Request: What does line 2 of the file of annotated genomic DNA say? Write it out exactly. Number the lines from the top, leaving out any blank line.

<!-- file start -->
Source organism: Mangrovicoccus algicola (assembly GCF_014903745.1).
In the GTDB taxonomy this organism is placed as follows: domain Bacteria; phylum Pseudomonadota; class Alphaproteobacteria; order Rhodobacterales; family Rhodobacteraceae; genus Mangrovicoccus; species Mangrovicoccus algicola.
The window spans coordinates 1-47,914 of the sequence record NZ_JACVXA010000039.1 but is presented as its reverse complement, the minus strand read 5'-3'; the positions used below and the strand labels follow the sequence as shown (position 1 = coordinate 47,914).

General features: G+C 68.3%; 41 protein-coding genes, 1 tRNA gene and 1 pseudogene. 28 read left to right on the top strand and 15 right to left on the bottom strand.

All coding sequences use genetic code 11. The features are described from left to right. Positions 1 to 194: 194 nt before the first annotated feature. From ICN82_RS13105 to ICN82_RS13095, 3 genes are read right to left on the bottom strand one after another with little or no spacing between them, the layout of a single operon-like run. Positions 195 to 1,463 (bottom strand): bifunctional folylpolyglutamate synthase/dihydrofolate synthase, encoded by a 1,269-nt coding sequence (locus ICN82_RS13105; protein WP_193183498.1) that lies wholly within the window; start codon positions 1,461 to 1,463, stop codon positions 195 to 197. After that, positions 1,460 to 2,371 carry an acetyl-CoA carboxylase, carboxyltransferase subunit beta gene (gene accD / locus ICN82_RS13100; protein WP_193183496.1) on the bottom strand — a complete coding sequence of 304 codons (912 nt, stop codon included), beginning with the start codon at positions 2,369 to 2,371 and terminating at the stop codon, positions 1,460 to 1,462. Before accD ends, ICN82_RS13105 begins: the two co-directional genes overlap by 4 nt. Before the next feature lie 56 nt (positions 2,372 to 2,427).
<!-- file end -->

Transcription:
In the GTDB taxonomy this organism is placed as follows: domain Bacteria; phylum Pseudomonadota; class Alphaproteobacteria; order Rhodobacterales; family Rhodobacteraceae; genus Mangrovicoccus; species Mangrovicoccus algicola.